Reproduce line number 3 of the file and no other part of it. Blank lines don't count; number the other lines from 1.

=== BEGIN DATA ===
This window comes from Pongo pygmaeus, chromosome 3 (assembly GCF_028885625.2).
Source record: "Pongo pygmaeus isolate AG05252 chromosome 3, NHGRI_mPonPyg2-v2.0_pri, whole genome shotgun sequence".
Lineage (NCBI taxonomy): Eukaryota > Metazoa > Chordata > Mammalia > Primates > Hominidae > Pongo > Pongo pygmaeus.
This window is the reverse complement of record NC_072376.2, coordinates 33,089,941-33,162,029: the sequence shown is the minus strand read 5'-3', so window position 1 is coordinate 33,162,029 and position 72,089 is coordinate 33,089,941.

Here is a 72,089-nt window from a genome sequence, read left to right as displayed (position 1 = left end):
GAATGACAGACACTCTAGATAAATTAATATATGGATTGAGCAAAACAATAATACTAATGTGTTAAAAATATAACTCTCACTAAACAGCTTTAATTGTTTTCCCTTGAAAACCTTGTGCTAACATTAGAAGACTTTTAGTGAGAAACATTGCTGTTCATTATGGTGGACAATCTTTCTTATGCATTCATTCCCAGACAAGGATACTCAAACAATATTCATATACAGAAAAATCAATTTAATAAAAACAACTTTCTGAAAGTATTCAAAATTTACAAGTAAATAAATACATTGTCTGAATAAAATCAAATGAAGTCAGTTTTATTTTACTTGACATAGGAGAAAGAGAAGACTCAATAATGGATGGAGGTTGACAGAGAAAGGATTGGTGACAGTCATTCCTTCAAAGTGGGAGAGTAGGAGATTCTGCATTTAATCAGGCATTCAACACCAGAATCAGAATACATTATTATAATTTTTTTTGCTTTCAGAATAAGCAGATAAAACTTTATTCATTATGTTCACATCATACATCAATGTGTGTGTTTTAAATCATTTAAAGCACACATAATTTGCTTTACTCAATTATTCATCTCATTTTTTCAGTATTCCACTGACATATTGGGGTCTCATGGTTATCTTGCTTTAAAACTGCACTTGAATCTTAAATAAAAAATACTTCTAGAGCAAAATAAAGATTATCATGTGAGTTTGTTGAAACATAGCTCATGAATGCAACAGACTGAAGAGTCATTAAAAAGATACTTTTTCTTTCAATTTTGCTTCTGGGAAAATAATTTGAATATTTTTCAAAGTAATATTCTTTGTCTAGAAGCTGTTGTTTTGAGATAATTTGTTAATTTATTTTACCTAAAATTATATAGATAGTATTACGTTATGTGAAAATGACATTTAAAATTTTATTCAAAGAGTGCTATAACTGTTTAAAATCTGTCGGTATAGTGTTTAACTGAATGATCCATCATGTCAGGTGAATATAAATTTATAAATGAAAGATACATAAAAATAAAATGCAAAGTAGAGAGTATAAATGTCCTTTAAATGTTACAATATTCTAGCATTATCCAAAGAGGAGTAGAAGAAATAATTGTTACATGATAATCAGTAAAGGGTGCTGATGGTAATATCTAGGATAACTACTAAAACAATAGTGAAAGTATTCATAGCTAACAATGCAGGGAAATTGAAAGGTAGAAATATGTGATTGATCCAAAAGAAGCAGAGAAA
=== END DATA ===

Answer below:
Lineage (NCBI taxonomy): Eukaryota > Metazoa > Chordata > Mammalia > Primates > Hominidae > Pongo > Pongo pygmaeus.